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Technical analysis of the Liv-ex 1000 

  • The Liv-ex Fine Wine 1000 index fell 2.1% in July, mirroring the June retraction. 
  • Year-to-date, all of its sub-indices are down.  
  • The Bordeaux 500 was the worst performer in the index, down 3.0% in July. 

*made using the Liv-ex Charting Tool.  

The Liv-ex Fine Wine 1000 index, the broadest measure of the secondary market, sustained a further 2.1% decline in July, mirroring June’s 2.1% decline. The aftermath of an expensive En Primeur 2022 campaign, which generated mixed feelings, combined with heightened risk aversion in the market and the start of the holiday season led to a fall in the number and value of bids last month. Year-to-date, the index is down 8.7%. 

Both the Liv-ex Fine Wine 100 (the industry benchmark) and the Liv-ex Fine Wine 50 (which tracks the movement of First Growths) also fell in June, recording monthly declines of 3.1% and 3.7% respectively.  

Trading activity in July however rose by both value and volume as sellers reduced prices to clear. The market breadth also expanded month-on-month, with 1,865 individual labels (LWIN 11s) trading on Liv-ex over the course of the past month.    

The Bordeaux 500 falls 3.0% in July  

*made using the Liv-ex Charting Tool.  

While the Rhône 100 experienced yet another decline in July to maintain its position as the worst-performing sub-index of the Liv-ex 1000 so far this year, the decrease was only 1.6% this month, in comparison with June’s 3.1% drop.  

It was Bordeaux that created the greatest downward pressure on the LX1000, with the Bordeaux 500 declining by 3.0%. Notable falls included Château Haut-Bailly Cru Classé 2019 (-16.5%), Château Calon Ségur 3ème Cru Classé 2012 (-15.7%), and Château Clinet 2017 (-14.7%).   

The Champagne 50 sub-index recorded the lowest decline this month, dropping by only 0.2%. Having pulled back by 10% YTD, there are some tentative signs of buyers returning to the region. 

Technical Analysis of the Liv-ex 1000 Index  

What is technical analysis?   

Technical analysis is a method of forecasting future movements by looking back, the theory being that historical trading activity can be a valuable indicator of its future price movements.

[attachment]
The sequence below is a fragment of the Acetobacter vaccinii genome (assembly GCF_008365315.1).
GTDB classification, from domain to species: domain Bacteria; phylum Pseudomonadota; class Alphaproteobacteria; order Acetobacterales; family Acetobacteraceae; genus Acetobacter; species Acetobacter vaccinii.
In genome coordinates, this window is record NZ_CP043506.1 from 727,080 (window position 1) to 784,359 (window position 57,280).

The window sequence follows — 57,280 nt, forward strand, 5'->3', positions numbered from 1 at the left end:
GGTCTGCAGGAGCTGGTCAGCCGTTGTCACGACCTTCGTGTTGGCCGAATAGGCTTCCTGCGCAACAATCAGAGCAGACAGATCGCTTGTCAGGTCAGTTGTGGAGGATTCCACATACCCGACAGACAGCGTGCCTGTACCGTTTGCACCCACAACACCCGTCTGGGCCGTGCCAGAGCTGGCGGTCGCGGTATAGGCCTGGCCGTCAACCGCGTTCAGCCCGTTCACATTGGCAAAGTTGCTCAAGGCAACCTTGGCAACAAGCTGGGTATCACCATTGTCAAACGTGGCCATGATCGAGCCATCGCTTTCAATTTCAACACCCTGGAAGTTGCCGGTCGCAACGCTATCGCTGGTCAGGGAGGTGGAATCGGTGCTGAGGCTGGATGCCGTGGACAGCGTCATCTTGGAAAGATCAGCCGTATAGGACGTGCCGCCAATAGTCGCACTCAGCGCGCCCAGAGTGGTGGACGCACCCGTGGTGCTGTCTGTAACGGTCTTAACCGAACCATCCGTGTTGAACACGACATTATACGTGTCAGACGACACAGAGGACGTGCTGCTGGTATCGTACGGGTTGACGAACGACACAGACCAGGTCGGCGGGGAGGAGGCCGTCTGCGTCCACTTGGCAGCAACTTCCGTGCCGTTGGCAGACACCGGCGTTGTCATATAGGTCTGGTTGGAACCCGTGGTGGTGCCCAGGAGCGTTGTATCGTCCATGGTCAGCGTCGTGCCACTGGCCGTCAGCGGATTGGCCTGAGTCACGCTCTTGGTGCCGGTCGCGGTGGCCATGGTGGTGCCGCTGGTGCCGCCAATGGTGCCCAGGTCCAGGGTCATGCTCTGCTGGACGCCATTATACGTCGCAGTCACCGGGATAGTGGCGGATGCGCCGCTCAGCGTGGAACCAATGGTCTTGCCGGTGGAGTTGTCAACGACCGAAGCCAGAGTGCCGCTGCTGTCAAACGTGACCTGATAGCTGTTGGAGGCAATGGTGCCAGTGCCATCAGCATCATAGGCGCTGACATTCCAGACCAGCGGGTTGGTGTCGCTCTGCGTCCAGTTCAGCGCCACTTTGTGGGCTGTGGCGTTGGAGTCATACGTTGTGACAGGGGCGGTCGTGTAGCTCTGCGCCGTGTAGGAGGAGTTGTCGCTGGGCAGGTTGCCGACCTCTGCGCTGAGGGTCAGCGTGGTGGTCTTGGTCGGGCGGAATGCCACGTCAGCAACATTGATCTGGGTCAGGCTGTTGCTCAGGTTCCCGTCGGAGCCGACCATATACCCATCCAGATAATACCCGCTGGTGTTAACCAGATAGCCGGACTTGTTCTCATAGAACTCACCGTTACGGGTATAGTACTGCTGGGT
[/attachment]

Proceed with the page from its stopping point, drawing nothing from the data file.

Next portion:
Breaking through and finding support  

In July, the Liv-ex 1000 index confirmed a significant breakthrough by surpassing the 23.6% Fibonacci retracement level. As it continues on its trajectory, it’s heading towards a new support area. This area is marked by two main elements: the 38.2% Fibonacci level at 428 and the lower Bollinger Band (BB) at 422, which is moving upwards. 

A downward acceleration, with some elements of support 

Last month, the Relative Strength Index (RSI) went above the ’70 line’. The implications of this breach suggest the potential for a downward acceleration in prices if these levels are sustained. Another development is the 7-month Simple Moving Average (SMA7) going below the SMA20, while the SMA20 is still going up. This theoretically lessens the worry about a strong drop in prices for now. 

Interestingly, the index’s lower Bollinger Band (BB) is going up quickly. This is important because it could help stop the prices from falling too much; it might provide support around the 422 level. 

Long-term trend  

Referring back to last month’s analysis, even though the Liv-ex 1000 index’s price has been going down for nine months, the bullish long-term trend remains intact. Looking ahead, there’s the possibility of convergence between the SMA50, the 50% Fibonacci retracement level, and the tentative long-term accelerated trendline. These elements align around the 410 level, and the next few months could offer insight into how these converging factors might influence the index’s trajectory.  

What is the Liv-ex 1000 index?     

The Liv-ex Fine Wine 1000 Index is broadest measure of the market. It represents the price movement of 1,000 of the most sought-after fine wines on the world’s most active and liquid marketplace. Stretching back over 20 years, the Liv-ex 1000 is comprised of seven sub-indices from across the world: the Bordeaux 500, the Bordeaux Legends 40, the Burgundy 150, the Champagne 50, the Rhone 100, the Italy 100 and the Rest of the World 60.     

All Liv-ex indices are calculated using our Mid Price: the mid-point between the highest live bid and lowest live offer on the market. These are the firm commitments to buy and sell at that price; transactional data rather than list prices. It represents the actual trading activity of 630+ of the world’s leading fine wine merchants. Because Liv-ex doesn’t itself trade, this data is truly independent and reliable. 

To ensure the accurate representation of the wine market, Liv-ex indices undergo annual revisions. This process involves replacing older and less liquid wines with more actively traded ones. In the case of Bordeaux indices, this revision takes place every July. Specifically, for the Bordeaux 500 index this July, the 2020 vintage was added and the 2010 wines removed. This is with the exception of Forts de Latour, where the 2007 vintage has been replaced by the 2017 vintage. Latour also saw the removal of the 2005 vintage in favour of the 2015 vintage, while the 2009 vintage of Le Pin was replaced by the 2020 vintage. and There were no new vintages added for the five Sauternes wines. 

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